Donald TrumpDonald John TrumpThe Hill's Campaign Report: Democratic field begins to shrink ahead of critical stretch To ward off recession, Trump should keep his mouth and smartphone shut Trump: 'Who is our bigger enemy,' Fed chief or Chinese leader? MORE has crossed the 40 percent threshold in a new national poll, giving the Republican presidential candidate the largest lead he’s held in any survey so far.

A Monmouth University poll released Monday found Trump taking 41 percent support and opening up a 27-point lead over the next closest contender ahead of Tuesday night’s Republican presidential debate in Las Vegas.

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Sen. Ted CruzRafael (Ted) Edward CruzIs this any way for NASA to build a lunar lander? GOP strategist predicts Biden will win nomination, cites fundraising strength 3 real problems Republicans need to address to win in 2020 MORE (R-Texas) is a distant second place, taking 14 percent, followed by Sen. Marco RubioMarco Antonio RubioGOP group calls on Republican senators to stand up to McConnell on election security in new ads What the gun safety debate says about Washington Trump moves forward with F-16 sale to Taiwan opposed by China MORE (R-Fla.) at 10 percent and retired neurosurgeon Ben Carson at 9 percent. 

The rest of the Republican field barely registers in the poll, with former Florida Gov. Jeb Bush and Ohio Gov. John Kasich taking 3 percent support each, and New Jersey Gov. Chris Christie, businesswoman Carly Fiorina, former Arkansas Gov. Mike Huckabee and Sen. Rand PaulRandal (Rand) Howard PaulGraham promises ObamaCare repeal if Trump, Republicans win in 2020 Conservatives buck Trump over worries of 'socialist' drug pricing Rand Paul to 'limit' August activities due to health MORE (R-Ky.) each taking 2 percent.

The poll was conducted between Dec. 10 and Dec. 13, in the days after Trump made his controversial call to ban Muslims from entering the United States.

“It has become abundantly clear that Trump is giving his supporters exactly what they want, even if what he says causes the GOP leadership and many Republican voters to cringe,” said Monmouth pollster Patrick Murray.

The poll registered a 13-point jump for Trump over the same poll from mid-October. Trump’s favorability rating is also on the rise, and now sits at 61 percent positive and 29 percent negative, up from a 52-33 split from the previous poll.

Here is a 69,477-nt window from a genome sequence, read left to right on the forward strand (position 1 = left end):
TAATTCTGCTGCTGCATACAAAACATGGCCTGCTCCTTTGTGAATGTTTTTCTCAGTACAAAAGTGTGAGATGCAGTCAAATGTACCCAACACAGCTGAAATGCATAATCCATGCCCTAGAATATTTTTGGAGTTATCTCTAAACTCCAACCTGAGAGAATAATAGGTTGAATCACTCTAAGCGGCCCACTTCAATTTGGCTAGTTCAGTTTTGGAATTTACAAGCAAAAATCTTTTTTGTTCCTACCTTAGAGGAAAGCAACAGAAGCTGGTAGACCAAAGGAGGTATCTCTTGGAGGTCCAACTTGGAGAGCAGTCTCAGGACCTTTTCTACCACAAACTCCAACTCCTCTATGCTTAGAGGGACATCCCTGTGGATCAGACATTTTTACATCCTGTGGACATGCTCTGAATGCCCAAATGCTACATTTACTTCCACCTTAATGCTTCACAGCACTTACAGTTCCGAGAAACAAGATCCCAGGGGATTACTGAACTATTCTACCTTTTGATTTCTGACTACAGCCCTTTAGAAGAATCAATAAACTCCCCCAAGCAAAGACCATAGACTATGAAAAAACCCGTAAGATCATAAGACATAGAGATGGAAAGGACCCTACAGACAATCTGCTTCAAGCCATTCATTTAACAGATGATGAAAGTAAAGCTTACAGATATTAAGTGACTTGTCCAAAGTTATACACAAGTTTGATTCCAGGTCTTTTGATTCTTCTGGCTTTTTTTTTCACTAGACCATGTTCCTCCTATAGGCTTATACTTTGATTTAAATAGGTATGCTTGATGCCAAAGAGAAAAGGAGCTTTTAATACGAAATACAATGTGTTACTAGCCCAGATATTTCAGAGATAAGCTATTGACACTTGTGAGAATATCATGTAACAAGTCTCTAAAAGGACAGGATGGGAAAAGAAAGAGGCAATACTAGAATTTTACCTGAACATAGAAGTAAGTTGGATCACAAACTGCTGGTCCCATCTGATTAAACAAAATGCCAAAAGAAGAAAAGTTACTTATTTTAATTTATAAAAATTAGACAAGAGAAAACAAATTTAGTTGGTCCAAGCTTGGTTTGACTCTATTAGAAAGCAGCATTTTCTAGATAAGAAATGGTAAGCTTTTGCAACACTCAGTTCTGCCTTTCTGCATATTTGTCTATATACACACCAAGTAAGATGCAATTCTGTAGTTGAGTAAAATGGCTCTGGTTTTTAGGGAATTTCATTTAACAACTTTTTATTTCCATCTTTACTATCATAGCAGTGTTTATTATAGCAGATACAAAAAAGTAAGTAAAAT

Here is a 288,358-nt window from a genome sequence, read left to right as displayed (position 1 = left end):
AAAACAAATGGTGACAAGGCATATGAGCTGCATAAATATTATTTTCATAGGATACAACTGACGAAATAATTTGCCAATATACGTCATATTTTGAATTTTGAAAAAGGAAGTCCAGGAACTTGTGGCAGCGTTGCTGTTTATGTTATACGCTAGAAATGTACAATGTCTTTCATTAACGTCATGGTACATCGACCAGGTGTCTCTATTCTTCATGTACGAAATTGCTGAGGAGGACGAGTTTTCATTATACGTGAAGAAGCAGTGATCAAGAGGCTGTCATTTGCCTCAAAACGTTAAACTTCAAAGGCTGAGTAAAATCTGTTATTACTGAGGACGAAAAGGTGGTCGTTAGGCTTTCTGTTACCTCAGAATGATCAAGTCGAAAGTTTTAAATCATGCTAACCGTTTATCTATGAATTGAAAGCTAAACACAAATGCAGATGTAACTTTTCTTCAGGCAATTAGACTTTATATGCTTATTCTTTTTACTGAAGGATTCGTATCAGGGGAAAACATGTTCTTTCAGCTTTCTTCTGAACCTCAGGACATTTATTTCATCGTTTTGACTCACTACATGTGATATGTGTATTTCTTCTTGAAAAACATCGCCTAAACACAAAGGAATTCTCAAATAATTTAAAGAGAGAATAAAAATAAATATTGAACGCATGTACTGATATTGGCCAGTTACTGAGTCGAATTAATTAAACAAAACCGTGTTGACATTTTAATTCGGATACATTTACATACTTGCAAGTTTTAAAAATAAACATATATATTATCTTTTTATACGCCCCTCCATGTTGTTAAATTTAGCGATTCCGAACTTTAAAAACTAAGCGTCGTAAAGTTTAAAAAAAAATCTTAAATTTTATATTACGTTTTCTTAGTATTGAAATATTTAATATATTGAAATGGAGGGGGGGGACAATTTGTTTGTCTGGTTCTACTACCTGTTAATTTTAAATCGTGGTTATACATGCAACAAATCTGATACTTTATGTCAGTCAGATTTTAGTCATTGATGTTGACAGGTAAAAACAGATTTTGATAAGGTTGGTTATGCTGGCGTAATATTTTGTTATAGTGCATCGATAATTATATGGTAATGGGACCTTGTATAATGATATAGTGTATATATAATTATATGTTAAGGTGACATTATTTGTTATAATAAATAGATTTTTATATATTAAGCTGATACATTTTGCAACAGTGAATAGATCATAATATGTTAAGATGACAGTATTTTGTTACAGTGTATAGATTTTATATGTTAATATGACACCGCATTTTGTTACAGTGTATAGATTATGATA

Cruz and Rubio have each gained four points over the previous poll, while Carson has fallen by nine points.

The favorability ratings for Cruz and Rubio are also on the rise, with Cruz registering a 58-18 split, and Rubio coming in at 55 percent positive and 18 percent negative. Carson’s favorability rating is comparable at 57-25, but has swung lower since October, when he was viewed positively by 65 percent and negatively by 11 percent.

The Monmouth survey is the latest in a string of polls to show Trump building on his lead as the focus of the GOP race has turned to national security in the wake of terror attacks in Paris, France and San Bernardino, Calif.

Trump holds a 13 point lead over the next closest contender, according to the RealClearPolitics average of national polls. He holds comparable leads in the early-voting states of New Hampshire and South Carolina, although Cruz has emerged as the new favorite in Iowa.

The Monmouth survey found national security is the most important issue to Republican voters, beating out the economy by 20 points.

The Monmouth poll found one area of vulnerability for Trump. A majority of GOP voters, 55 percent, say he does not have the temperament to be commander in chief, against 43 percent who say he does.

That’s a line of attack that several GOP contenders have tried against Trump, and one that Cruz test-drove to donors at a fundraiser in Manhattan last week, although he has declined to follow up on it so far.

Still, most Cruz supporters say Trump does have the temperament to be president, and 63 percent of those backing the Texas Republican say they’d be satisfied with Trump as the nominee.

Trump dominates among every conservative voting bloc, but does particularly well among Tea Party supporters, taking 52 percent support, and those with only a high school education, taking 54 percent support, according to the poll.

“Trump voters may skew toward a lower educational level, but it’s important to keep in mind that he draws support from significant segments of every voting bloc,” said Murray. “You simply can’t pigeonhole his supporters as representing one or two particular factions of the party.”

The Monmouth University survey of 385 registered Republican voters has a 5 percentage point margin of error.